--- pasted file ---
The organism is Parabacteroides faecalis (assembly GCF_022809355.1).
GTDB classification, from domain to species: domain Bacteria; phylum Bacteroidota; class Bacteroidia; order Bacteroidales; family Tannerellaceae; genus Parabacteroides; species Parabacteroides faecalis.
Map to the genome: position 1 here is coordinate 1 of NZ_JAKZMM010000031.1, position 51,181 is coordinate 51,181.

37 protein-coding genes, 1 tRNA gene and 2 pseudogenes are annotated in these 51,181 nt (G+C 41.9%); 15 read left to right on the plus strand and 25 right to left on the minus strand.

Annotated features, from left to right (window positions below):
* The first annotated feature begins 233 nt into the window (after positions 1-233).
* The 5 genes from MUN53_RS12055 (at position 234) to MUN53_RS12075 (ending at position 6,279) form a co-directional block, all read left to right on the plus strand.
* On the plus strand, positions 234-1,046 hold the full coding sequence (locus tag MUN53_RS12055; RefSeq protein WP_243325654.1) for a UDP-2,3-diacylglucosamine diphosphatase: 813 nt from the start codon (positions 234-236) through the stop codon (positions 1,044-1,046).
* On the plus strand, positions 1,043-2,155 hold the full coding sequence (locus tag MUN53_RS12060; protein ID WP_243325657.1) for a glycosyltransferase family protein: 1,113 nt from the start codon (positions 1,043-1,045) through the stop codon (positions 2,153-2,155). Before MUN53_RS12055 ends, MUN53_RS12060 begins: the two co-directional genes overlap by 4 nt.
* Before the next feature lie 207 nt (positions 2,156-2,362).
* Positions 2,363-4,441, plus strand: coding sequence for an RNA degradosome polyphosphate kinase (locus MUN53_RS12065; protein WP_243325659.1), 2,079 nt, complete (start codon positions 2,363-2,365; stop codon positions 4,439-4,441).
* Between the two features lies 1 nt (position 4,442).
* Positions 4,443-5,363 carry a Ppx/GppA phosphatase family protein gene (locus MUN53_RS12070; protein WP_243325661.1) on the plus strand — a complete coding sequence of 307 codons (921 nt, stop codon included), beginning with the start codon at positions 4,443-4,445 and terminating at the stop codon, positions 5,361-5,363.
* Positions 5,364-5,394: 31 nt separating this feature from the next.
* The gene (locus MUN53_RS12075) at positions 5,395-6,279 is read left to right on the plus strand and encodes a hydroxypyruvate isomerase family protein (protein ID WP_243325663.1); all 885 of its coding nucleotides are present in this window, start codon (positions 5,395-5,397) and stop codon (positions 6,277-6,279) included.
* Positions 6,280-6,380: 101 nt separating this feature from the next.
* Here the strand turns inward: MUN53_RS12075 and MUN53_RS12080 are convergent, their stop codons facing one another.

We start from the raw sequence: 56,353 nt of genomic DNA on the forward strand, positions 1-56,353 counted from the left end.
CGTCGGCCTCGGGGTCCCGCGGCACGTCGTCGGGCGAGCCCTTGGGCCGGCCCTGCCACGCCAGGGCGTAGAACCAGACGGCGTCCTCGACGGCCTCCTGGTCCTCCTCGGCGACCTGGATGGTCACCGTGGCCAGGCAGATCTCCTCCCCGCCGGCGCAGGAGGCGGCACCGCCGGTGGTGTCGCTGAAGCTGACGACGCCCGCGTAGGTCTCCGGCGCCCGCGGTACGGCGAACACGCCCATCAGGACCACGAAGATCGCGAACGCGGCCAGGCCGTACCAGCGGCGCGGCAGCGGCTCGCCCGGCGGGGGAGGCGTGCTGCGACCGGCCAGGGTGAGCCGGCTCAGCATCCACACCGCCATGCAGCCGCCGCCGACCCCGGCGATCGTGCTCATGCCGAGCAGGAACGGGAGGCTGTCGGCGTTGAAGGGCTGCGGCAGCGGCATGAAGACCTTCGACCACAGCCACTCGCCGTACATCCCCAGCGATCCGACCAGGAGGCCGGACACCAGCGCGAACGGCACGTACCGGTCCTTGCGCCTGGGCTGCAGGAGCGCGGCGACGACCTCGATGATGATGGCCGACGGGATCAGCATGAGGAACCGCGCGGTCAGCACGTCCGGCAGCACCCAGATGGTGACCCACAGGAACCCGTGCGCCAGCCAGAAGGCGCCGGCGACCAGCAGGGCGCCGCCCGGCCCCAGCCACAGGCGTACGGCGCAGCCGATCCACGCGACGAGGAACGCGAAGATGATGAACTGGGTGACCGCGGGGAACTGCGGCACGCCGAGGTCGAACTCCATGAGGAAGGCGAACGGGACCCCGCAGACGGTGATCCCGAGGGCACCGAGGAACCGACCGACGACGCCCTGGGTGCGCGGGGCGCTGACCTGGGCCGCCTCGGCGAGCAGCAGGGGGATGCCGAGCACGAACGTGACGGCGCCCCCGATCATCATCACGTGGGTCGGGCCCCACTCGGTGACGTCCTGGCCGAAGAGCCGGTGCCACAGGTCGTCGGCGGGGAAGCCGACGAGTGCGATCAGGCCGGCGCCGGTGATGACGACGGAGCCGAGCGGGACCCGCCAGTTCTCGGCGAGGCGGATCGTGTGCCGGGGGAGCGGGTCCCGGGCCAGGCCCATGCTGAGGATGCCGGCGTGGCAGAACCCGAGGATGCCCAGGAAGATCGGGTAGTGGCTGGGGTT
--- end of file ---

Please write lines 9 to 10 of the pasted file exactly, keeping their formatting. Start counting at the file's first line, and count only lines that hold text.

* On the plus strand, positions 1,043-2,155 hold the full coding sequence (locus tag MUN53_RS12060; protein ID WP_243325657.1) for a glycosyltransferase family protein: 1,113 nt from the start codon (positions 1,043-1,045) through the stop codon (positions 2,153-2,155). Before MUN53_RS12055 ends, MUN53_RS12060 begins: the two co-directional genes overlap by 4 nt.
* Before the next feature lie 207 nt (positions 2,156-2,362).